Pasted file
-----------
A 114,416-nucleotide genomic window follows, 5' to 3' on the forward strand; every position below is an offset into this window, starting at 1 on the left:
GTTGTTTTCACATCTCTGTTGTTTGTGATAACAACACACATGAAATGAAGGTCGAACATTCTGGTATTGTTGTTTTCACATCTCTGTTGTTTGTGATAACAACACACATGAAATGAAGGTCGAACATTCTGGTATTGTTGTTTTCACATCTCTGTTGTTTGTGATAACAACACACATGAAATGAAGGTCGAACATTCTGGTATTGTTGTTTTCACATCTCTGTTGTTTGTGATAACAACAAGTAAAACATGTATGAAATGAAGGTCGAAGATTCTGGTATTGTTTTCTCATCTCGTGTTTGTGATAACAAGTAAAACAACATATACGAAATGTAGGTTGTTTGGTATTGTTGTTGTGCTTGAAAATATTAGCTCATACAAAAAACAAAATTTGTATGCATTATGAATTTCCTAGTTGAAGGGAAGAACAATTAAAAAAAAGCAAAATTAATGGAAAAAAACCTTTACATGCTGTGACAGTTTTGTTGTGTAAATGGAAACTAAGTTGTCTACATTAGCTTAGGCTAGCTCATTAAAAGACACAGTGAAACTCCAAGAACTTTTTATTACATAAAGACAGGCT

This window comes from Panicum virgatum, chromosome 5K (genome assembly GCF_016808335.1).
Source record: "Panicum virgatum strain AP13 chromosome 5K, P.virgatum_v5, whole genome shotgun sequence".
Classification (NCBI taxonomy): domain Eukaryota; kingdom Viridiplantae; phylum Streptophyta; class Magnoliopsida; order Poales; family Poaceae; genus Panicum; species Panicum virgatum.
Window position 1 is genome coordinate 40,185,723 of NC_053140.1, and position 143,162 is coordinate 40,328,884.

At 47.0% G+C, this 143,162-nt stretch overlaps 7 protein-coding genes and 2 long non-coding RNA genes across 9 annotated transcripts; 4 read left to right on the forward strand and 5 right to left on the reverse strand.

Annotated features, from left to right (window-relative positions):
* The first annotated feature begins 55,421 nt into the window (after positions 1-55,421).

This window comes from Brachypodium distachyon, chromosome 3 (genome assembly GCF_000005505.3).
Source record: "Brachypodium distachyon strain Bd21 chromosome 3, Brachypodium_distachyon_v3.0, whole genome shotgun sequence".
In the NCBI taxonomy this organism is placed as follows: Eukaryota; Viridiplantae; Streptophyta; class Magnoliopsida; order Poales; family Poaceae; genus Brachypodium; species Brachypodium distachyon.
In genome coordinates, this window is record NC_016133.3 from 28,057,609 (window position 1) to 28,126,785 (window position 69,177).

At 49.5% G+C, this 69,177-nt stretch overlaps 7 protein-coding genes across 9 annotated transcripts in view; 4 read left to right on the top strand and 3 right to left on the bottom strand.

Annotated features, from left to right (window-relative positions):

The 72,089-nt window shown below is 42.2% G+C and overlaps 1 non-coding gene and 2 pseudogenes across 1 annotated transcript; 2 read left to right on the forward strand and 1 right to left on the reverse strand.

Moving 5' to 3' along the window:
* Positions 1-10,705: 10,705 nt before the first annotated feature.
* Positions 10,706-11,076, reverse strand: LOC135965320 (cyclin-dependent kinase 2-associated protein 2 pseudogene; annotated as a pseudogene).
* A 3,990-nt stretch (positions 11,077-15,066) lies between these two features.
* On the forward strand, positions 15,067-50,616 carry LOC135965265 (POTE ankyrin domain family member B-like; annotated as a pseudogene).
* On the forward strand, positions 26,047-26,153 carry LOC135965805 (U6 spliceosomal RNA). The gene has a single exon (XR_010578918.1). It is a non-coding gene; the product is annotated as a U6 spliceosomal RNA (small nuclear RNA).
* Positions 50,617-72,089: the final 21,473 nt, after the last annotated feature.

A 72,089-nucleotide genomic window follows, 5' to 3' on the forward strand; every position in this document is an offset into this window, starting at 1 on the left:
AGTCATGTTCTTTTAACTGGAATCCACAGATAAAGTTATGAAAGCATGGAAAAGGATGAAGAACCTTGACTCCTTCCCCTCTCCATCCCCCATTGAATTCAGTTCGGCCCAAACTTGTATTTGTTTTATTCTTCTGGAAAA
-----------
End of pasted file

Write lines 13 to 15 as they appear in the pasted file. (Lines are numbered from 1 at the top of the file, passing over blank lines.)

In genome coordinates, this window is record NC_016133.3 from 28,057,609 (window position 1) to 28,126,785 (window position 69,177).

At 49.5% G+C, this 69,177-nt stretch overlaps 7 protein-coding genes across 9 annotated transcripts in view; 4 read left to right on the top strand and 3 right to left on the bottom strand.

Annotated features, from left to right (window-relative positions):